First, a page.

A post from the (seldom-heard-from) Daddy Man:
Biscuit has been sick again. He got a fever Thursday evening, stayed home from school Friday and has been pretty out of it. Since he just got over ear infections in both ears, and it was coming on the weekend, Kimmy took him to the doctor Friday morning. They said it was viral, and we just had to wait it out. He spent some time outside with me Saturday, but as soon as he went back in the house, Kimmy said he crashed on the couch and slept for a couple of hours.
He seemed to be feeling better today, so I asked him if he wanted to go see our local minor league baseball team play. "Sure," he said.
"Hey, do you know what happens at the games on Sunday?" I asked him.
"What?" he asked.
"Well, if you get there early, you can play catch on the field," I told him.
"The field where the players play?!" Biscuit asked excitedly.
"Yeah," I said. "And you can run the bases after the game is over."
He was so excited, he kept repeating everything I said to him.
"So we can play catch before the game and run the bases after the game?!" Biscuit asked. "That is SO awesome!"
I figured he'd be excited, especially since his baseball season just ended.
We pulled into the parking lot and got out of the car. Biscuit immediately walked up to the parking lot attendant and said, "Excuse me, do you know where we go to play catch on the field?"
The attendant smiled and said, "Yeah, you just go in that gate right over there."
We went in the gate, and we had to sign a waiver to get down onto the field. While we were waiting in line, there was a little boy in front of us with two older boys. Biscuit struck up a conversation with the boy, and they decided they were going to play catch when they got to the field. But when we got down there, those three brothers went with their parents to center field, and Biscuit and I walked over to right field.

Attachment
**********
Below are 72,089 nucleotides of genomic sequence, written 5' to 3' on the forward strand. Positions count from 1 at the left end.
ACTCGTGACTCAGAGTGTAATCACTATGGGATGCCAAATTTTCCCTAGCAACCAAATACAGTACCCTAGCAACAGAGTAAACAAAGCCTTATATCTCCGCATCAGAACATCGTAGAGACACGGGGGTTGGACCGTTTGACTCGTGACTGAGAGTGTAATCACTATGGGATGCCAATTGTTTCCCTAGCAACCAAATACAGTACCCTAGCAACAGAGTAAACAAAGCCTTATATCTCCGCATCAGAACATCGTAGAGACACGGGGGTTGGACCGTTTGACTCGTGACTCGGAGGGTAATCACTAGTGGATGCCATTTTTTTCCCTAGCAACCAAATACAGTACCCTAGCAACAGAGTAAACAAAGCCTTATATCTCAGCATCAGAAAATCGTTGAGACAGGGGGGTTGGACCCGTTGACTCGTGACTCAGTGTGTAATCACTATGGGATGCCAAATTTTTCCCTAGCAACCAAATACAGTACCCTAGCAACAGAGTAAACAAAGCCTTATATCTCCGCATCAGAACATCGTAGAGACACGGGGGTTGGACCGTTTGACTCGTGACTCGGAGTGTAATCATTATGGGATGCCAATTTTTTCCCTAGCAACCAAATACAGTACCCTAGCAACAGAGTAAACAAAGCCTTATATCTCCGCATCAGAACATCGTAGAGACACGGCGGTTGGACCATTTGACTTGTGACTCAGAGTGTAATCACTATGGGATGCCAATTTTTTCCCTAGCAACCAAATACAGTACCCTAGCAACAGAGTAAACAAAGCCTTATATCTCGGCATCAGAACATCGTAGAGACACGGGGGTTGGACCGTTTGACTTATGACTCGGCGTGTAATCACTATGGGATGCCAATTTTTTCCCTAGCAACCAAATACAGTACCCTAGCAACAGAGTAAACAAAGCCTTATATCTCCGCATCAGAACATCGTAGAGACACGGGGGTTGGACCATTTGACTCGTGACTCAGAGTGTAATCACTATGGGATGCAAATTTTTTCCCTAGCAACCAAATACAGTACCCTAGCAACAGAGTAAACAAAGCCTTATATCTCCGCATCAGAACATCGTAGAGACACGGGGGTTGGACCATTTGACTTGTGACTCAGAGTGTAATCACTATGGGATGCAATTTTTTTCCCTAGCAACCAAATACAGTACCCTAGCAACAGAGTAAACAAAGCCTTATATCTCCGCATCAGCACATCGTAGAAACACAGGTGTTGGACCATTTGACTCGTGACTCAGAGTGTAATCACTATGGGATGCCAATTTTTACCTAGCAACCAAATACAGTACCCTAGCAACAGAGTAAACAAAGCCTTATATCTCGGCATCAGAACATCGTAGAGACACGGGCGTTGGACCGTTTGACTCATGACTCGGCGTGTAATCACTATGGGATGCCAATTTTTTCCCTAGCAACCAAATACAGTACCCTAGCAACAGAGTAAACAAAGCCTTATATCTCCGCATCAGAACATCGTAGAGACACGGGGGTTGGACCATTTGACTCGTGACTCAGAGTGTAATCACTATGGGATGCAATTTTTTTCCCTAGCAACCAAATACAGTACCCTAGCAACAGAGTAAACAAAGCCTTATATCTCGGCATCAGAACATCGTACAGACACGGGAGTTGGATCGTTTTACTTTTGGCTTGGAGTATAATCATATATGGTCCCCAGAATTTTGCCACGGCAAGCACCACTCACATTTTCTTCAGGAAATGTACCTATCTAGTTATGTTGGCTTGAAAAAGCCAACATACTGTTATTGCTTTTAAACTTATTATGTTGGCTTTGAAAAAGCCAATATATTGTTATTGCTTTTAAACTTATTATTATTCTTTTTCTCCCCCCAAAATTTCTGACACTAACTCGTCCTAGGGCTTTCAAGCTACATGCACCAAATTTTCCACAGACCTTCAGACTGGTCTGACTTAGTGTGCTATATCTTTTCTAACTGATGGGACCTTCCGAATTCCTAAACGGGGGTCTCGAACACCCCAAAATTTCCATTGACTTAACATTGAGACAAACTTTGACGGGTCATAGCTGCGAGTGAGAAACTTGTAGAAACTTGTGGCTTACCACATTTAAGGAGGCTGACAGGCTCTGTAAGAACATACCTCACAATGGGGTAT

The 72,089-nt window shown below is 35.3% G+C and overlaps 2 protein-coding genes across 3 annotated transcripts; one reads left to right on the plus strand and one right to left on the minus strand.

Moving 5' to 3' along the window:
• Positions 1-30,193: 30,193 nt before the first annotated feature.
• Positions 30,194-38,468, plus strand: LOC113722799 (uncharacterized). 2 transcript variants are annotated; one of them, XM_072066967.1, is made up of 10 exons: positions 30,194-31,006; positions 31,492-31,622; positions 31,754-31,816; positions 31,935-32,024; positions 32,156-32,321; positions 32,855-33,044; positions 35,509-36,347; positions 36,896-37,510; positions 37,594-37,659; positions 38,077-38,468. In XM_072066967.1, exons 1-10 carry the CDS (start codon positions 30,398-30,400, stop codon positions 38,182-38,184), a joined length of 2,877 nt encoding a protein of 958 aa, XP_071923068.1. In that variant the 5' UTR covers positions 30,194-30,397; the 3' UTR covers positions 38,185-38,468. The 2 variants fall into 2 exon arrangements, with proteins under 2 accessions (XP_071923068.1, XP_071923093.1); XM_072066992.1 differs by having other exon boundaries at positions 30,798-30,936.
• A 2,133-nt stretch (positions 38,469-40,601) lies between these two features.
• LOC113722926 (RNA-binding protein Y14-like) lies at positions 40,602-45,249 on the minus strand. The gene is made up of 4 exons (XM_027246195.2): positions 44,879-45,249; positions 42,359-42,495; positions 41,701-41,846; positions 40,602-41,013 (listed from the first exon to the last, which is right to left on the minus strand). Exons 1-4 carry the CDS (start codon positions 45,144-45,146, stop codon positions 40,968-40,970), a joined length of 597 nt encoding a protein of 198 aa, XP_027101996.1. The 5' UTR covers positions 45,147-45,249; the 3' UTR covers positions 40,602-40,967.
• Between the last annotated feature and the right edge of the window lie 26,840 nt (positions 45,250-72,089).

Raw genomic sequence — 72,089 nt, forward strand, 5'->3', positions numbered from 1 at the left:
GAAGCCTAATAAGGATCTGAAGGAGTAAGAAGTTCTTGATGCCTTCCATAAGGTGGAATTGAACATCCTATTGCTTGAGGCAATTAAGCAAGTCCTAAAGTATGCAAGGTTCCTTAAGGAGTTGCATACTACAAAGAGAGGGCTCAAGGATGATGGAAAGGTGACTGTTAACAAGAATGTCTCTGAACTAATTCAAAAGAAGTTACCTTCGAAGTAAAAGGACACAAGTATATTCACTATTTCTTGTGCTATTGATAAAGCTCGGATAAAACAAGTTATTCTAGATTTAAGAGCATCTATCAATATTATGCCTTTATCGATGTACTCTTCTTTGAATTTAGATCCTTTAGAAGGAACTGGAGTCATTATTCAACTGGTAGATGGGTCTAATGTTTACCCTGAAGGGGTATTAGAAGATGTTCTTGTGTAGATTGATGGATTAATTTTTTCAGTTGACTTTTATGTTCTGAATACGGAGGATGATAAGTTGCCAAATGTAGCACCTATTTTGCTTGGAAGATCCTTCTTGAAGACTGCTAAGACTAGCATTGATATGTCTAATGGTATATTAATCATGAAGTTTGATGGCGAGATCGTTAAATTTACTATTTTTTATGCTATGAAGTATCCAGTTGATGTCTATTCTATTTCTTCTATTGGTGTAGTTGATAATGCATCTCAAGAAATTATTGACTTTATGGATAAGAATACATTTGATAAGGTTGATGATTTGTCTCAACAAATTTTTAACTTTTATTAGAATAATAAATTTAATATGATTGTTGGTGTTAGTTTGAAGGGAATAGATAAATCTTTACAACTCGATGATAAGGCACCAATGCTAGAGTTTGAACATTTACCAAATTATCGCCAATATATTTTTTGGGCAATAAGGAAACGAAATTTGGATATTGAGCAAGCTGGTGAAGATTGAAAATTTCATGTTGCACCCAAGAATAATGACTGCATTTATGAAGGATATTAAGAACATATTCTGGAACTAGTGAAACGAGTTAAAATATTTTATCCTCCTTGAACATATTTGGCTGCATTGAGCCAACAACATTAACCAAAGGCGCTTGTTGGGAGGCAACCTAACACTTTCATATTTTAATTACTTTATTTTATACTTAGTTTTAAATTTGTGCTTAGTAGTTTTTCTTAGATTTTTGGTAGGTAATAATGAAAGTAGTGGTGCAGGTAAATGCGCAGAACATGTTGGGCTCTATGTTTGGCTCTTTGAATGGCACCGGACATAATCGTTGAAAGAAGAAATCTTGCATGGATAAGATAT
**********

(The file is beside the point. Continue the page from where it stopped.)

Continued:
We played catch for about 20 minutes. The game started at 4 p.m., and you could only play until 3:30, so we wrapped it up. The boy did a good job catching and throwing.
We walked up and grabbed a couple of seats behind home plate. We watched the game for about five innings. Biscuit talked non-stop about playing catch on the field and how he wanted to meet a real major-leaguer, among other topics.
He started getting antsy, so we walked over to the playground, then looked around in the gift shop. We sat down at a table on the concourse and shared a pretzel and some ice cream while watching the team come back from a 7-0 deficit to win 8-7.
We got in line for Biscuit to run the bases. When we got down on the field, one of Biscuit's friends and his parents were waiting for us. Biscuit didn't realize that the other boy was feeling nervous about running the bases, so he took off, thinking the boy was right behind him. We were leaving the ballpark before he realized that he should've waited for his friend.
"Dad, I was just so excited about running the bases that I didn't even hear you telling me to wait," Biscuit said. "I feel bad about leaving my friend."
"It's okay, boy," I told him. "You didn't hear me, and you didn't know any better."
"Yeah, Dad," Biscuit said. "I didn't know any better."
As soon as Biscuit crossed home plate, we snuck under the ropes and walked into the players' tunnel. I needed to talk to a player and the manager about a story I'm writing this week.
I introduced Biscuit to the manager. "This is Biscuit," I said.
Biscuit shook the manager's hand and said, "My real name is Griffin, but my nickname is Biscuit."
The manager smiled and said, "I really like Biscuit. I'm gonna call you Biscuit."
"Okay," Biscuit said and smiled back at him.
The players made a fuss over him, and he got to meet his major-leaguer because I introduced him to Luis Quinones, who played for the Cincinnati Reds team who won the World Series in 1990. He's our team's hitting coach now. He and Luis talked for a minute or two. Biscuit told him that he played for the White Sox last year and Red Sox this year.
After I got my interviews done, we walked out to the car to head home.
Biscuit was quiet on the way home. I think he was worn out after not feeling good. He caught a second wind when we got home and told Kimmy about our trip.
It's funny. Biscuit still sees it as his ballpark. He thinks he can just come and go as he pleases. He doesn't understand that I go to the games for work. Either way, I hope these will be cool stories for him when he's older.